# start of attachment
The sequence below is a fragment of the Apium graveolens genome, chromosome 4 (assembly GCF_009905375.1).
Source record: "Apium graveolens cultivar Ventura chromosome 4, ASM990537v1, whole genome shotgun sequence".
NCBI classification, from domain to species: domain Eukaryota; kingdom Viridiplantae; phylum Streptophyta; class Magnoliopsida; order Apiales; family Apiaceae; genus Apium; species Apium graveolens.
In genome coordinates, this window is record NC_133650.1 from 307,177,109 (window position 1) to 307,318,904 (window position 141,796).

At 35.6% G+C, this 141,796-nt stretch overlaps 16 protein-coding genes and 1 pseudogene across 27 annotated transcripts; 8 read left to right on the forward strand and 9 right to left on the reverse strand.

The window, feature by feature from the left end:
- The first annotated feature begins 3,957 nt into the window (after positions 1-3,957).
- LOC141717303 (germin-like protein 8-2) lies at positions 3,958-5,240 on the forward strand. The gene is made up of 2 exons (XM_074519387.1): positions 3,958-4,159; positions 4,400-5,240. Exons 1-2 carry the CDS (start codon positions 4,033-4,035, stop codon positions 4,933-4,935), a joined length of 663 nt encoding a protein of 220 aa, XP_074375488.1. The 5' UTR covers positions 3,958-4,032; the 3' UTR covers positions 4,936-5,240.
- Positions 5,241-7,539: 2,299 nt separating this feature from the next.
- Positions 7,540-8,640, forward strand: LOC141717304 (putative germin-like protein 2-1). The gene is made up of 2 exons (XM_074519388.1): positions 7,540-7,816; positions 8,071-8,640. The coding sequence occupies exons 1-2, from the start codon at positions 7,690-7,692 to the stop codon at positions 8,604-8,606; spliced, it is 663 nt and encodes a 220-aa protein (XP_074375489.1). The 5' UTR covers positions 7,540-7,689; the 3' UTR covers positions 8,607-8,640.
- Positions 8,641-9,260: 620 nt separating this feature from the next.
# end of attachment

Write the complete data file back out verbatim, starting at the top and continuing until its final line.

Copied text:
The sequence below is a fragment of the Apium graveolens genome, chromosome 4 (assembly GCF_009905375.1).
Source record: "Apium graveolens cultivar Ventura chromosome 4, ASM990537v1, whole genome shotgun sequence".
NCBI classification, from domain to species: domain Eukaryota; kingdom Viridiplantae; phylum Streptophyta; class Magnoliopsida; order Apiales; family Apiaceae; genus Apium; species Apium graveolens.
In genome coordinates, this window is record NC_133650.1 from 307,177,109 (window position 1) to 307,318,904 (window position 141,796).

At 35.6% G+C, this 141,796-nt stretch overlaps 16 protein-coding genes and 1 pseudogene across 27 annotated transcripts; 8 read left to right on the forward strand and 9 right to left on the reverse strand.

The window, feature by feature from the left end:
- The first annotated feature begins 3,957 nt into the window (after positions 1-3,957).
- LOC141717303 (germin-like protein 8-2) lies at positions 3,958-5,240 on the forward strand. The gene is made up of 2 exons (XM_074519387.1): positions 3,958-4,159; positions 4,400-5,240. Exons 1-2 carry the CDS (start codon positions 4,033-4,035, stop codon positions 4,933-4,935), a joined length of 663 nt encoding a protein of 220 aa, XP_074375488.1. The 5' UTR covers positions 3,958-4,032; the 3' UTR covers positions 4,936-5,240.
- Positions 5,241-7,539: 2,299 nt separating this feature from the next.
- Positions 7,540-8,640, forward strand: LOC141717304 (putative germin-like protein 2-1). The gene is made up of 2 exons (XM_074519388.1): positions 7,540-7,816; positions 8,071-8,640. The coding sequence occupies exons 1-2, from the start codon at positions 7,690-7,692 to the stop codon at positions 8,604-8,606; spliced, it is 663 nt and encodes a 220-aa protein (XP_074375489.1). The 5' UTR covers positions 7,540-7,689; the 3' UTR covers positions 8,607-8,640.
- Positions 8,641-9,260: 620 nt separating this feature from the next.